Day 76: Czech Republic
Is it possible to sell out when you aren’t making any money and the biggest payout you’ve been offered is a hundred dollar gift card to Amazon.com? With both my finances and the number of remaining countries dwindling into perilously low territory, I’ve been lucky enough to stumble my way into a free meal and some free publicity today. Christina McLarty from the KCBS/KCAL evening news contacted me about coming along for one of my meals and featuring it on their “Dinner on a Dime” segment. So I sent her a list of upcoming places, she vetted the venues, then we agreed on a Czech bar and restaurant in Torrance, called Zina’s.
I arrive a few minutes early, but find Christina there, so we start chatting with the owners (and husband and wife team), Mark and Zina. Mark was actually looking for houses when he stumbled upon a large property that used to be a Jamaican restaurant. They had always talked about opening a mom and pop restaurant, “…but nothing this big,” he says. The restaurant is pretty large, with a full bar, dance floor and a restaurant section. Mark is a first generation U.S. citizen from the Czech Republic and Zina was actually born there. The two of them do all the cooking in the restaurant, bartenders handle drinks and they even get a little serving help from their two still-in-school children. The menu is a mix of typical bar food, like nachos, burgers and fries— as well as some really traditional Czech fare. Now the camera operator arrives, seemingly a little worn out from covering the fires, as Mark gets me a beer and Christina hooks up my microphone. I’m shown to a booth, the camera is set up and we start the initial interview process. I answer a few familiar questions (“Why aren’t you dying of obesity?”), then we head into the kitchen to watch Zina finish making some of the food. After that, it’s back into the dining room where they stage things like “Noah Ordering Dinner” and “People Bringing Him His Food”. It sounds like they’re going to be bringing me three whole entrées today, so I’ve really got to pace myself.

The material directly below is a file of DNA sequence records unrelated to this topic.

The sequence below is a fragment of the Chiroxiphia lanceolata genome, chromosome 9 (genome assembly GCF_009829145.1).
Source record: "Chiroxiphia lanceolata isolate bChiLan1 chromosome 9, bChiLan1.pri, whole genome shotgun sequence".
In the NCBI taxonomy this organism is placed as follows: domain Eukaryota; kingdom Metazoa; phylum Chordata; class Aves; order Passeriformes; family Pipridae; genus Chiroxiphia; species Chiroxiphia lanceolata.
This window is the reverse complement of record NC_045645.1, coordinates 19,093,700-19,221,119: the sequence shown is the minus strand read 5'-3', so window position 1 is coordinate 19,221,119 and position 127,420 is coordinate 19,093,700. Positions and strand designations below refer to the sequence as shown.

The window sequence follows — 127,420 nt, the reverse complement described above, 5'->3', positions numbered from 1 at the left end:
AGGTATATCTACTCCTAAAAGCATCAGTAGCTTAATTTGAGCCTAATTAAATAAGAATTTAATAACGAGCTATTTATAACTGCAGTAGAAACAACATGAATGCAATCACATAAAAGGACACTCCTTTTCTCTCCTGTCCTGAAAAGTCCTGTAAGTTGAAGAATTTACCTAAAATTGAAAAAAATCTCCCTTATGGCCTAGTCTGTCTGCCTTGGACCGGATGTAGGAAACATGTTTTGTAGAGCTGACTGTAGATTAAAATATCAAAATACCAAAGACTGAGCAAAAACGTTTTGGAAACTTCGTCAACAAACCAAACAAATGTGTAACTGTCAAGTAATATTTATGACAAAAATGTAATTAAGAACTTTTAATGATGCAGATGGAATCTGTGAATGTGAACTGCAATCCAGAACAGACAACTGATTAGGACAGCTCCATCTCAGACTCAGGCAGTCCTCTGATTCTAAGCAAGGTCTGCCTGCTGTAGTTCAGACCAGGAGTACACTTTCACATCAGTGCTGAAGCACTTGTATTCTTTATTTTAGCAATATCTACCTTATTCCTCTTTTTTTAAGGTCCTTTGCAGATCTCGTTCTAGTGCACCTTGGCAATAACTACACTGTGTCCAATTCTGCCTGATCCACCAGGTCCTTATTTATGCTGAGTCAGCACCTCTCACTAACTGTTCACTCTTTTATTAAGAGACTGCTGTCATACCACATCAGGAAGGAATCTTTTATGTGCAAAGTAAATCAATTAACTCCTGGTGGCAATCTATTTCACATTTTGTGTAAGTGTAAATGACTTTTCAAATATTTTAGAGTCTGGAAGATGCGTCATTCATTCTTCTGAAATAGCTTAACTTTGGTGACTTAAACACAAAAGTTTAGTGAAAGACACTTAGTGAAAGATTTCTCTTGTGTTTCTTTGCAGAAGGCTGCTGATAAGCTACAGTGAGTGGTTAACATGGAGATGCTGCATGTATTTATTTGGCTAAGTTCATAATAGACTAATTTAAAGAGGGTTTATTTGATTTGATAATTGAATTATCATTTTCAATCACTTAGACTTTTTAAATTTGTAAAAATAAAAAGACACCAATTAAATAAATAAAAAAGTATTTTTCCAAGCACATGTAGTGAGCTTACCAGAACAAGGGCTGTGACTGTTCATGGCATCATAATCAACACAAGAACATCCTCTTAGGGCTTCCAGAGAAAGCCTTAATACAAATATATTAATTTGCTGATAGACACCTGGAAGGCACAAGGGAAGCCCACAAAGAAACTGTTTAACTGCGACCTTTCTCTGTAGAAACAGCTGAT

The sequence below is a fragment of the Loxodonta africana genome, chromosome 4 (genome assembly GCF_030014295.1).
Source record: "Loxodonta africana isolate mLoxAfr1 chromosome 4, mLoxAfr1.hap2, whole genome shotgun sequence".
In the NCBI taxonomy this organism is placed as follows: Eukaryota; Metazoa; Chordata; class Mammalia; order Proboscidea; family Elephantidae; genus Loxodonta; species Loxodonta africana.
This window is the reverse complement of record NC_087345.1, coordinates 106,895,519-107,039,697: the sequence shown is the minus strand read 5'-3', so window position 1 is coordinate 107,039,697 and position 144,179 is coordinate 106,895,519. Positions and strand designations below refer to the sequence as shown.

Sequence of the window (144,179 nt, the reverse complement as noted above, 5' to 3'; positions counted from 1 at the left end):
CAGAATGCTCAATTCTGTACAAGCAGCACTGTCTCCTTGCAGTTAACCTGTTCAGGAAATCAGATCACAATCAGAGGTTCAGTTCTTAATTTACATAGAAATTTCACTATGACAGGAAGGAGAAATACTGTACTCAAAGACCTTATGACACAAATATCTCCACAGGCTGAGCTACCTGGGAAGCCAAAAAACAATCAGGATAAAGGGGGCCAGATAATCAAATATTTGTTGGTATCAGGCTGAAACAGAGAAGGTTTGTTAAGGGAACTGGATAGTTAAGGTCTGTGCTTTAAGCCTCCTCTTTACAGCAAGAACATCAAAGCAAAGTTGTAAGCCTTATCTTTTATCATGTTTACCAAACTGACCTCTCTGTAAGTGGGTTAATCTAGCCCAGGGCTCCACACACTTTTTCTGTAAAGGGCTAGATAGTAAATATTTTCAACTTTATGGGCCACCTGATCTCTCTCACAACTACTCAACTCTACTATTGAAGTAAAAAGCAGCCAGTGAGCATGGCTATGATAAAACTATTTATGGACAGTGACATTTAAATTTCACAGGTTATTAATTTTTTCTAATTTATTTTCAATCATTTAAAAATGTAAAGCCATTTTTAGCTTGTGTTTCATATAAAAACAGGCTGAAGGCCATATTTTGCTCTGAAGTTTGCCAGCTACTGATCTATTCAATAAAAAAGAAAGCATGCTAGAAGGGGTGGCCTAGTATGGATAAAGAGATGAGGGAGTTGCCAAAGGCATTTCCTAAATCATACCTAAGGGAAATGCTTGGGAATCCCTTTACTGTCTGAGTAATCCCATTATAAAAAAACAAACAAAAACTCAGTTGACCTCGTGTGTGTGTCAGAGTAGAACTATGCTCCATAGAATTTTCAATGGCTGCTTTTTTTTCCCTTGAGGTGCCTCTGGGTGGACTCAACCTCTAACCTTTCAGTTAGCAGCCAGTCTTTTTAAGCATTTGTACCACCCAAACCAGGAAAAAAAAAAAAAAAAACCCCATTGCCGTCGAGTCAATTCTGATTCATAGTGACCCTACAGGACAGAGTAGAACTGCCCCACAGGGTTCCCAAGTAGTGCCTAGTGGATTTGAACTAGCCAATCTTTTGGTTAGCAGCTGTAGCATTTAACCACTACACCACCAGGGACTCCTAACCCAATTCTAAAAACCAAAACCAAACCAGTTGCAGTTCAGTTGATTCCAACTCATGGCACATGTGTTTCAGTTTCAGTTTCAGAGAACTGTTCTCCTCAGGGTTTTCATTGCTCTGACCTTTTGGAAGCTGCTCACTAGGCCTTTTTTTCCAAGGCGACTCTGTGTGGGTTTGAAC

The first dish is svíčková (sveechkova), a slow cooked beef dish topped with a vegetable cream sauce, cranberry sauce and served with dumplings. The dumplings come with most (or possibly all) of the Czech entrées, and are similar to a thick and dense, but very soft piece of bread. It comes as a necessary starch component, taking their meat dishes and transforming them into a full meal. The svíčková, like the restaurant, is extremely homey and comforting, tasting like exactly the kind of thing you’d be happy to eat on a cold winter day, and bringing up ideas of what a Czech Thanksgiving dinner might taste like— that is, if they had Thanksgiving in the Czech Republic. Christina happily takes a bite (proving that you can be skinny, on television and eat slow cooked red meat) and asks what I think of it, while I try to “act natural” and answer her questions honestly. Then she steps back while the camera films me eating all by myself, which is a somewhat awkward and uncomfortable thing to do. I’m also still miked, so I start wondering if I’m supposed to grunt and say “mmm” a lot. I’m not totally sure.